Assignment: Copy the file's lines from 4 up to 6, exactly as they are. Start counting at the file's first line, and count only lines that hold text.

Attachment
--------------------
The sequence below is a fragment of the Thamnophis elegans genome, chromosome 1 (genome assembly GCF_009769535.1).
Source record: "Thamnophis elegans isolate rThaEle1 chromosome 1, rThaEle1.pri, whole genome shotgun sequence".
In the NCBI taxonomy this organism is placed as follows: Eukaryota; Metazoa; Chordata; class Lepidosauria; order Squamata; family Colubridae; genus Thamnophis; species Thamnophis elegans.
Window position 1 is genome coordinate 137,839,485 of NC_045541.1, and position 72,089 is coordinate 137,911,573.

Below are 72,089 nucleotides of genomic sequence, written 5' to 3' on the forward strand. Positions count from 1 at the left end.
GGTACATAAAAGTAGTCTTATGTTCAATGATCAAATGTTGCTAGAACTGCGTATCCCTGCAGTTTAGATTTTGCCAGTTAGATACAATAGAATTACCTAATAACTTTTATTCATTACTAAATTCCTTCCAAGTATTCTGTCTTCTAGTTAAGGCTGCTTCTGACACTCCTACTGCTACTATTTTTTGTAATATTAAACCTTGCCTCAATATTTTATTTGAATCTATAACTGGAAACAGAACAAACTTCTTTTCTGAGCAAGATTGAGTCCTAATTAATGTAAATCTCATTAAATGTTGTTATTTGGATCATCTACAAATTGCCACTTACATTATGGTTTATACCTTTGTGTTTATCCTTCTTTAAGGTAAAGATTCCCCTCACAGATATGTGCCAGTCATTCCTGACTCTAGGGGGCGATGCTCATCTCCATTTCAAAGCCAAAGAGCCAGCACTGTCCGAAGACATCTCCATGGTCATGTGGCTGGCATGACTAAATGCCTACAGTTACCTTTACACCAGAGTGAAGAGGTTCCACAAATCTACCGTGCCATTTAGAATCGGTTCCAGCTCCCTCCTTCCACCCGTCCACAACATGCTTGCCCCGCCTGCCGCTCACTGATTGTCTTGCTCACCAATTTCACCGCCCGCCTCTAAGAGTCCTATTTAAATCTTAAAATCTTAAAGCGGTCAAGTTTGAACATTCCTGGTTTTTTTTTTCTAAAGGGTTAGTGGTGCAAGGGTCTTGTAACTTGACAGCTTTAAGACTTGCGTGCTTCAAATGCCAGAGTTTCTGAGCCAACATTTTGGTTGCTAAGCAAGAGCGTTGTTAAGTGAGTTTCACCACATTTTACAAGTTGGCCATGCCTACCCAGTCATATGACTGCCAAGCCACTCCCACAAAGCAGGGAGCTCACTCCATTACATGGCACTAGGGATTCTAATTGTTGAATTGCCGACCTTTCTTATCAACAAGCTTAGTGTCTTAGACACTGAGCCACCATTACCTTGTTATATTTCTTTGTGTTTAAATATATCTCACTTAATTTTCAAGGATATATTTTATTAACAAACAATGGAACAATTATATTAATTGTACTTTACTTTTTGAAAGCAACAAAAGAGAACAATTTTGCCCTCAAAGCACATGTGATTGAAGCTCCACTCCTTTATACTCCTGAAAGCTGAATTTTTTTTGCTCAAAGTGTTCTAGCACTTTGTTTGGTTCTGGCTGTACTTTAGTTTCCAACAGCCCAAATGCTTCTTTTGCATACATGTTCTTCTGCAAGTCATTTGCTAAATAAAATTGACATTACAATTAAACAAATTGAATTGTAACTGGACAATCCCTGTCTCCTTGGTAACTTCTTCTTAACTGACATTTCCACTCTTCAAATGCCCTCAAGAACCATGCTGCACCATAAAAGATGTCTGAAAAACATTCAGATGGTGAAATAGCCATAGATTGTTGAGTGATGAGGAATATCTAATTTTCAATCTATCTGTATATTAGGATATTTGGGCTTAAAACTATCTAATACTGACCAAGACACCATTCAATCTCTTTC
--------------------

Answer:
Window position 1 is genome coordinate 137,839,485 of NC_045541.1, and position 72,089 is coordinate 137,911,573.

Below are 72,089 nucleotides of genomic sequence, written 5' to 3' on the forward strand. Positions count from 1 at the left end.
GGTACATAAAAGTAGTCTTATGTTCAATGATCAAATGTTGCTAGAACTGCGTATCCCTGCAGTTTAGATTTTGCCAGTTAGATACAATAGAATTACCTAATAACTTTTATTCATTACTAAATTCCTTCCAAGTATTCTGTCTTCTAGTTAAGGCTGCTTCTGACACTCCTACTGCTACTATTTTTTGTAATATTAAACCTTGCCTCAATATTTTATTTGAATCTATAACTGGAAACAGAACAAACTTCTTTTCTGAGCAAGATTGAGTCCTAATTAATGTAAATCTCATTAAATGTTGTTATTTGGATCATCTACAAATTGCCACTTACATTATGGTTTATACCTTTGTGTTTATCCTTCTTTAAGGTAAAGATTCCCCTCACAGATATGTGCCAGTCATTCCTGACTCTAGGGGGCGATGCTCATCTCCATTTCAAAGCCAAAGAGCCAGCACTGTCCGAAGACATCTCCATGGTCATGTGGCTGGCATGACTAAATGCCTACAGTTACCTTTACACCAGAGTGAAGAGGTTCCACAAATCTACCGTGCCATTTAGAATCGGTTCCAGCTCCCTCCTTCCACCCGTCCACAACATGCTTGCCCCGCCTGCCGCTCACTGATTGTCTTGCTCACCAATTTCACCGCCCGCCTCTAAGAGTCCTATTTAAATCTTAAAATCTTAAAGCGGTCAAGTTTGAACATTCCTGGTTTTTTTTTTCTAAAGGGTTAGTGGTGCAAGGGTCTTGTAACTTGACAGCTTTAAGACTTGCGTGCTTCAAATGCCAGAGTTTCTGAGCCAACATTTTGGTTGCTAAGCAAGAGCGTTGTTAAGTGAGTTTCACCACATTTTACAAGTTGGCCATGCCTACCCAGTCATATGACTGCCAAGCCACTCCCACAAAGCAGGGAGCTCACTCCATTACATGGCACTAGGGATTCTAATTGTTGAATTGCCGACCTTTCTTATCAACAAGCTTAGTGTCTTAGACACTGAGCCACCATTACCTTGTTATATTTCTTTGTGTTTAAATATATCTCACTTAATTTTCAAGGATATATTTTATTAACAAACAATGGAACAATTATATTAATTGTACTTTACTTTTTGAAAGCAACAAAAGAGAACAATTTTGCCCTCAAAGCACATGTGATTGAAGCTCCACTCCTTTATACTCCTGAAAGCTGAATTTTTTTTGCTCAAAGTGTTCTAGCACTTTGTTTGGTTCTGGCTGTACTTTAGTTTCCAACAGCCCAAATGCTTCTTTTGCATACATGTTCTTCTGCAAGTCATTTGCTAAATAAAATTGACATTACAATTAAACAAATTGAATTGTAACTGGACAATCCCTGTCTCCTTGGTAACTTCTTCTTAACTGACATTTCCACTCTTCAAATGCCCTCAAGAACCATGCTGCACCATAAAAGATGTCTGAAAAACATTCAGATGGTGAAATAGCCATAGATTGTTGAGTGATGAGGAATATCTAATTTTCAATCTATCTGTATATTAGGATATTTGGGCTTAAAACTATCTAATACTGACCAAGACACCATTCAATCTCTTTC